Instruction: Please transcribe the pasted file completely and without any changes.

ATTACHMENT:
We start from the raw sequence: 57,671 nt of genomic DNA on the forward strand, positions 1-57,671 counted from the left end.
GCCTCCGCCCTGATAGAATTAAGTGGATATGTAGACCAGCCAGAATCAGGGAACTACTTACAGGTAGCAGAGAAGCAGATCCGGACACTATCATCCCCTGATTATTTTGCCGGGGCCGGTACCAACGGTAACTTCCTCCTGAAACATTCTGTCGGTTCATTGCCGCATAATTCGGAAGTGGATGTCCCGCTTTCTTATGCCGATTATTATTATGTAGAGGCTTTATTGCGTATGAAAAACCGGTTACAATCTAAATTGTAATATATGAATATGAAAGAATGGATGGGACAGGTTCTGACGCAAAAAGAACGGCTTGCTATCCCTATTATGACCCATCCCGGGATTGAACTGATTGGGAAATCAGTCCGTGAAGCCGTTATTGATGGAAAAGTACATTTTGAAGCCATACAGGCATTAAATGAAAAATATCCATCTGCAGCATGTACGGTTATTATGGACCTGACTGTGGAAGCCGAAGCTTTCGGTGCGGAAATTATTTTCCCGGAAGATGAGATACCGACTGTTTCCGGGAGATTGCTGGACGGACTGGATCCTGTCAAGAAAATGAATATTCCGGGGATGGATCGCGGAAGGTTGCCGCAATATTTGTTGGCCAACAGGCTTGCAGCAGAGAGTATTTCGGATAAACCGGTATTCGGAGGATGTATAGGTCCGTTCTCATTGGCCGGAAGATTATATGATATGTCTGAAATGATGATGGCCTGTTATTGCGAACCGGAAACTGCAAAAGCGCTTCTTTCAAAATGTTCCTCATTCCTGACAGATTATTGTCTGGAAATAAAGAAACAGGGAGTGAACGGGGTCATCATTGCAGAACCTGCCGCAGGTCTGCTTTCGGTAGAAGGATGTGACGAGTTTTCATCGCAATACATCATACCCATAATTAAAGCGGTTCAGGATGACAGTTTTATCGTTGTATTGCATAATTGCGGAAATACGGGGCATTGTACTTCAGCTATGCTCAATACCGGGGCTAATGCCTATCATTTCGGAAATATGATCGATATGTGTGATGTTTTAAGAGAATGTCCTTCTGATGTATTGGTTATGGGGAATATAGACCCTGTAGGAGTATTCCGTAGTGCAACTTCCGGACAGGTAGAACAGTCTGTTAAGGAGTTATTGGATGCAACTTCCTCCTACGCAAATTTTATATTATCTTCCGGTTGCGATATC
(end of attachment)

We start from the raw sequence: 57,671 nt of genomic DNA on the forward strand, positions 1-57,671 counted from the left end.
GCCTCCGCCCTGATAGAATTAAGTGGATATGTAGACCAGCCAGAATCAGGGAACTACTTACAGGTAGCAGAGAAGCAGATCCGGACACTATCATCCCCTGATTATTTTGCCGGGGCCGGTACCAACGGTAACTTCCTCCTGAAACATTCTGTCGGTTCATTGCCGCATAATTCGGAAGTGGATGTCCCGCTTTCTTATGCCGATTATTATTATGTAGAGGCTTTATTGCGTATGAAAAACCGGTTACAATCTAAATTGTAATATATGAATATGAAAGAATGGATGGGACAGGTTCTGACGCAAAAAGAACGGCTTGCTATCCCTATTATGACCCATCCCGGGATTGAACTGATTGGGAAATCAGTCCGTGAAGCCGTTATTGATGGAAAAGTACATTTTGAAGCCATACAGGCATTAAATGAAAAATATCCATCTGCAGCATGTACGGTTATTATGGACCTGACTGTGGAAGCCGAAGCTTTCGGTGCGGAAATTATTTTCCCGGAAGATGAGATACCGACTGTTTCCGGGAGATTGCTGGACGGACTGGATCCTGTCAAGAAAATGAATATTCCGGGGATGGATCGCGGAAGGTTGCCGCAATATTTGTTGGCCAACAGGCTTGCAGCAGAGAGTATTTCGGATAAACCGGTATTCGGAGGATGTATAGGTCCGTTCTCATTGGCCGGAAGATTATATGATATGTCTGAAATGATGATGGCCTGTTATTGCGAACCGGAAACTGCAAAAGCGCTTCTTTCAAAATGTTCCTCATTCCTGACAGATTATTGTCTGGAAATAAAGAAACAGGGAGTGAACGGGGTCATCATTGCAGAACCTGCCGCAGGTCTGCTTTCGGTAGAAGGATGTGACGAGTTTTCATCGCAATACATCATACCCATAATTAAAGCGGTTCAGGATGACAGTTTTATCGTTGTATTGCATAATTGCGGAAATACGGGGCATTGTACTTCAGCTATGCTCAATACCGGGGCTAATGCCTATCATTTCGGAAATATGATCGATATGTGTGATGTTTTAAGAGAATGTCCTTCTGATGTATTGGTTATGGGGAATATAGACCCTGTAGGAGTATTCCGTAGTGCAACTTCCGGACAGGTAGAACAGTCTGTTAAGGAGTTATTGGATGCAACTTCCTCCTACGCAAATTTTATATTATCTTCCGGTTGCGATATC